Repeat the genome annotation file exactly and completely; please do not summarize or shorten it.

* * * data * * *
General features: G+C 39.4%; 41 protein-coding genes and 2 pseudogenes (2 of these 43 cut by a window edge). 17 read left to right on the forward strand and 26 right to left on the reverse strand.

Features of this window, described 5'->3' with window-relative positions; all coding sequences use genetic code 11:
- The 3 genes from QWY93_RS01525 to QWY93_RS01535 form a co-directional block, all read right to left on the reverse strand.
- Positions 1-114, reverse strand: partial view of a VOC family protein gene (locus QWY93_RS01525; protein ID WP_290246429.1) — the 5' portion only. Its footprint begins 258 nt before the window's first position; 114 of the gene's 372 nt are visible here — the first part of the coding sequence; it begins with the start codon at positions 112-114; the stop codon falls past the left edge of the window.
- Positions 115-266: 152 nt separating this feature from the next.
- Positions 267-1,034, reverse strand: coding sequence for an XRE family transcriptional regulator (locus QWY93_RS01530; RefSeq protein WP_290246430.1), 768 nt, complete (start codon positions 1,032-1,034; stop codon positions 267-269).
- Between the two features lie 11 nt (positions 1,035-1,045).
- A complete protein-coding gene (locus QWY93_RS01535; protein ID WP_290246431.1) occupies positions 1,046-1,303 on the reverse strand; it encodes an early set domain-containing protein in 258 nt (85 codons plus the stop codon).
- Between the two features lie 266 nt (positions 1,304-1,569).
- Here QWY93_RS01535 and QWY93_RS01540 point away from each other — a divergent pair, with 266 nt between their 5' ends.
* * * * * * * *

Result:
General features: G+C 39.4%; 41 protein-coding genes and 2 pseudogenes (2 of these 43 cut by a window edge). 17 read left to right on the forward strand and 26 right to left on the reverse strand.

Features of this window, described 5'->3' with window-relative positions; all coding sequences use genetic code 11:
- The 3 genes from QWY93_RS01525 to QWY93_RS01535 form a co-directional block, all read right to left on the reverse strand.
- Positions 1-114, reverse strand: partial view of a VOC family protein gene (locus QWY93_RS01525; protein ID WP_290246429.1) — the 5' portion only. Its footprint begins 258 nt before the window's first position; 114 of the gene's 372 nt are visible here — the first part of the coding sequence; it begins with the start codon at positions 112-114; the stop codon falls past the left edge of the window.
- Positions 115-266: 152 nt separating this feature from the next.
- Positions 267-1,034, reverse strand: coding sequence for an XRE family transcriptional regulator (locus QWY93_RS01530; RefSeq protein WP_290246430.1), 768 nt, complete (start codon positions 1,032-1,034; stop codon positions 267-269).
- Between the two features lie 11 nt (positions 1,035-1,045).
- A complete protein-coding gene (locus QWY93_RS01535; protein ID WP_290246431.1) occupies positions 1,046-1,303 on the reverse strand; it encodes an early set domain-containing protein in 258 nt (85 codons plus the stop codon).
- Between the two features lie 266 nt (positions 1,304-1,569).
- Here QWY93_RS01535 and QWY93_RS01540 point away from each other — a divergent pair, with 266 nt between their 5' ends.